Needed: an anti-fascist united front. Protest of Russia’s anti-LGBT laws extends from the European Parliament Intergroup on LGBT Rights, which calls on the Council of Europe to suspend Russian membership for violating human rights, to NGOs and the grass roots.

Many U.S. gay bars are boycotting Russian vodka. Human Rights Watch, many celebrities, and even the Miss Universe pageant have blasted the laws.

On Sept. 3, people in 34 cities around the world took part in a “Global Speak Out for Russia” demanding that world leaders raise the issue at the September G20 meeting in St. Petersburg (a city with vibrant LGBT rights groups, some of whom turned out to promote their cause during the G20 summit).

All Out, a U.S.-based group, delivered a petition with over 300,000 signatures to the International Olympic Committee (IOC) asking it to condemn the Russian laws and insure safety at the games. Debates are flourishing as to whether to boycott the games or use them to try to focus even greater world attention on the sorry state of human rights in Russia.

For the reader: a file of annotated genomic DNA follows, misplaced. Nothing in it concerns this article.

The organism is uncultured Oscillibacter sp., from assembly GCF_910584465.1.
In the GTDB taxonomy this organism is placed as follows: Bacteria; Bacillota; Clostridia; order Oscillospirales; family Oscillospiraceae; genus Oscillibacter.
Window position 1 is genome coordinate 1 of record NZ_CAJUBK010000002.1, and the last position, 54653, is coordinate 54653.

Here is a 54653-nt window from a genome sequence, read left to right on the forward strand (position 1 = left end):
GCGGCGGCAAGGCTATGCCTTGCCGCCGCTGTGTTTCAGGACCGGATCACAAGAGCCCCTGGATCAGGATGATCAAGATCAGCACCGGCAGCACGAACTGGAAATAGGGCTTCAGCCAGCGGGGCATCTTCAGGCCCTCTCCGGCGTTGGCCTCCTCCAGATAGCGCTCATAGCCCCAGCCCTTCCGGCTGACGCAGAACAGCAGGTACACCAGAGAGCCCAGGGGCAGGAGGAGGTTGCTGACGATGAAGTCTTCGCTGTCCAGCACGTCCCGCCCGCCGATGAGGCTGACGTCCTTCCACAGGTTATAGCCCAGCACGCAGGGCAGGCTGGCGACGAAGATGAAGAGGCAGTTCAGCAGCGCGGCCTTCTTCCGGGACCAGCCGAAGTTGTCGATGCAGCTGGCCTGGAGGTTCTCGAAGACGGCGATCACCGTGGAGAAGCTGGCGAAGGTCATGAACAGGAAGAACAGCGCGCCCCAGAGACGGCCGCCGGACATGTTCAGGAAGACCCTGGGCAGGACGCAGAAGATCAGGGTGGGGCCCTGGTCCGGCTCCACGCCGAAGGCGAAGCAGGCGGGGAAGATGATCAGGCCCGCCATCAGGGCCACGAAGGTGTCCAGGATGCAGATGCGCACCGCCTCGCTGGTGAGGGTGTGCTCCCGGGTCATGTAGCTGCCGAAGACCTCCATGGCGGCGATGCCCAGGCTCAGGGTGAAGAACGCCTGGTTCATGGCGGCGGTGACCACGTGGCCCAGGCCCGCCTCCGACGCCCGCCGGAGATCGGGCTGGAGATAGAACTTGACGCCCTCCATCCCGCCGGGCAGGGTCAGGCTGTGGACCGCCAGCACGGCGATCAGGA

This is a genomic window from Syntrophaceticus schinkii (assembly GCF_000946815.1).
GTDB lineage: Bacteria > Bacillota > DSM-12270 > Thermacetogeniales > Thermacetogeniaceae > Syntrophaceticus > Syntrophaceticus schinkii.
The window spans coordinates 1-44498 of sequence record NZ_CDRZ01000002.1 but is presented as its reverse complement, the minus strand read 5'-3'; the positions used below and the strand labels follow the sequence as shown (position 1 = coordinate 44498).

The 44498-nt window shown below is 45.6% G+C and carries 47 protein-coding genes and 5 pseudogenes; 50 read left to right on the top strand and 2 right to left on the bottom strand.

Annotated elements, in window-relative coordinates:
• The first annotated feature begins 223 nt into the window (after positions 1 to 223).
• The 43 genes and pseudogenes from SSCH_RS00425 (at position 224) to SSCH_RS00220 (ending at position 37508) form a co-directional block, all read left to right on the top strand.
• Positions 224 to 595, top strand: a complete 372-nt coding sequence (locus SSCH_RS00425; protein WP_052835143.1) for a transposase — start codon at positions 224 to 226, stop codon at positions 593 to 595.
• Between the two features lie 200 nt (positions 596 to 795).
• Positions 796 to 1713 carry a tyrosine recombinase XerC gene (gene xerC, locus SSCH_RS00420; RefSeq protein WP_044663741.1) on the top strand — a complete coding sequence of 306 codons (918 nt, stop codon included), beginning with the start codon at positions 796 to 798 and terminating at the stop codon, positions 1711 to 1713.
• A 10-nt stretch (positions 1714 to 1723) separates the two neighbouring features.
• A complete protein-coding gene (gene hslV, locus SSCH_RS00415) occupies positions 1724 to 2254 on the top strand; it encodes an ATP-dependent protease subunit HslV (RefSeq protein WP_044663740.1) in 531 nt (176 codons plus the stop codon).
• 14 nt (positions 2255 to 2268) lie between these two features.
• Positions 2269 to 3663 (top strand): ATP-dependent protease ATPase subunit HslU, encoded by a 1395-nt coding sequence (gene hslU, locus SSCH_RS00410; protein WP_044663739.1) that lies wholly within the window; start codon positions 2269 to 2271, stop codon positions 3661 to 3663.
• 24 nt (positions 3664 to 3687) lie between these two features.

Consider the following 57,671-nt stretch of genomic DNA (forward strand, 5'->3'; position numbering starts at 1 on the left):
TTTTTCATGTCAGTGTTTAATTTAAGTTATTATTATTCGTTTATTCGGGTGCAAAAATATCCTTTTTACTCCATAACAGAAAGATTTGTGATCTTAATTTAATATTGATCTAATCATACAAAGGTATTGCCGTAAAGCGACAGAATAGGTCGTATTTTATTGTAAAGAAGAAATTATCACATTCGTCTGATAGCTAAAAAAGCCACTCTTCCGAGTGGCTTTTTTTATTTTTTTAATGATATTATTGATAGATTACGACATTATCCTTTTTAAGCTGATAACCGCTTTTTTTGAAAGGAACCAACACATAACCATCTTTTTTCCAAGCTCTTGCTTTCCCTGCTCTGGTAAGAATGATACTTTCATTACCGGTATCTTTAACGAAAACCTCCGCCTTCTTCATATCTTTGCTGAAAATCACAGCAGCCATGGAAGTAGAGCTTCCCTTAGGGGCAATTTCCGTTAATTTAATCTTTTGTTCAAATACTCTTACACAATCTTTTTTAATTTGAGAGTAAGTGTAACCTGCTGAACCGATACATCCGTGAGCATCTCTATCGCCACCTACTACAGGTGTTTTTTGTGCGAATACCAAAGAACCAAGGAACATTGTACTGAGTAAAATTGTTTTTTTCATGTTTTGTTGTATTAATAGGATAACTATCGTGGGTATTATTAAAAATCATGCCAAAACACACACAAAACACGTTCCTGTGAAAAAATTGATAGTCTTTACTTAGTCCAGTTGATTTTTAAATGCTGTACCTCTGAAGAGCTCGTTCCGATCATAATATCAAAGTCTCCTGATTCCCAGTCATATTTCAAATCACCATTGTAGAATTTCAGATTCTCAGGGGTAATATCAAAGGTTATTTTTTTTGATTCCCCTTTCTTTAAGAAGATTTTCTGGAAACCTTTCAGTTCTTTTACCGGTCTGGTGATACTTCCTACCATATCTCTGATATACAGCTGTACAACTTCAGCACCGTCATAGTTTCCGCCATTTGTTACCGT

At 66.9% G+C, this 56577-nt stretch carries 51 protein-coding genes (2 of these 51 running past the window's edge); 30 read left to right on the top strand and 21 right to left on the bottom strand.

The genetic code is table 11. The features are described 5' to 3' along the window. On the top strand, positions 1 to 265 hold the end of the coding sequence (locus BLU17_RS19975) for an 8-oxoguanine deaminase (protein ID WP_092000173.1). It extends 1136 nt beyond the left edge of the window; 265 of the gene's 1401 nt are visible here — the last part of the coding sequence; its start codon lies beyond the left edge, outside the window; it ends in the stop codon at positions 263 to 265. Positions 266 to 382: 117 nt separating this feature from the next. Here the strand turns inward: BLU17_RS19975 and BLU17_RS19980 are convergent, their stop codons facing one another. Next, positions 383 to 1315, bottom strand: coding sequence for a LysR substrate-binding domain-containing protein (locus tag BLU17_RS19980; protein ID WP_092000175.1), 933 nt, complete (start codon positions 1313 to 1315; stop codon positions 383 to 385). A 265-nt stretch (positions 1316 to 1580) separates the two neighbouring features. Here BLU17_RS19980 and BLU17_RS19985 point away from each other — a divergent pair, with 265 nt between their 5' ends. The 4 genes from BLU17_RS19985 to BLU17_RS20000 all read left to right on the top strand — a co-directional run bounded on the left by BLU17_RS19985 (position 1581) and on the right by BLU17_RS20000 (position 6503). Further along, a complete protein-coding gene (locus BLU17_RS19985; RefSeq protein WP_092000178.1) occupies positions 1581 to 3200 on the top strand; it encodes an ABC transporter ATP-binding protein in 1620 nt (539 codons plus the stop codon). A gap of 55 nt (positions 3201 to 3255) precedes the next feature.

But the targeting of LGBT people in Russia cannot be separated from the growing fascist movement there. Needed more than anything is a united front of leftists, unionists, ethnic and national minorities, immigrants, queers and feminists to fight for free speech and human rights and turn back the reactionary tide.

Send feedback to Tamara Turner, co-author with Sam Deaderick of Gay Resistance: The Hidden History, at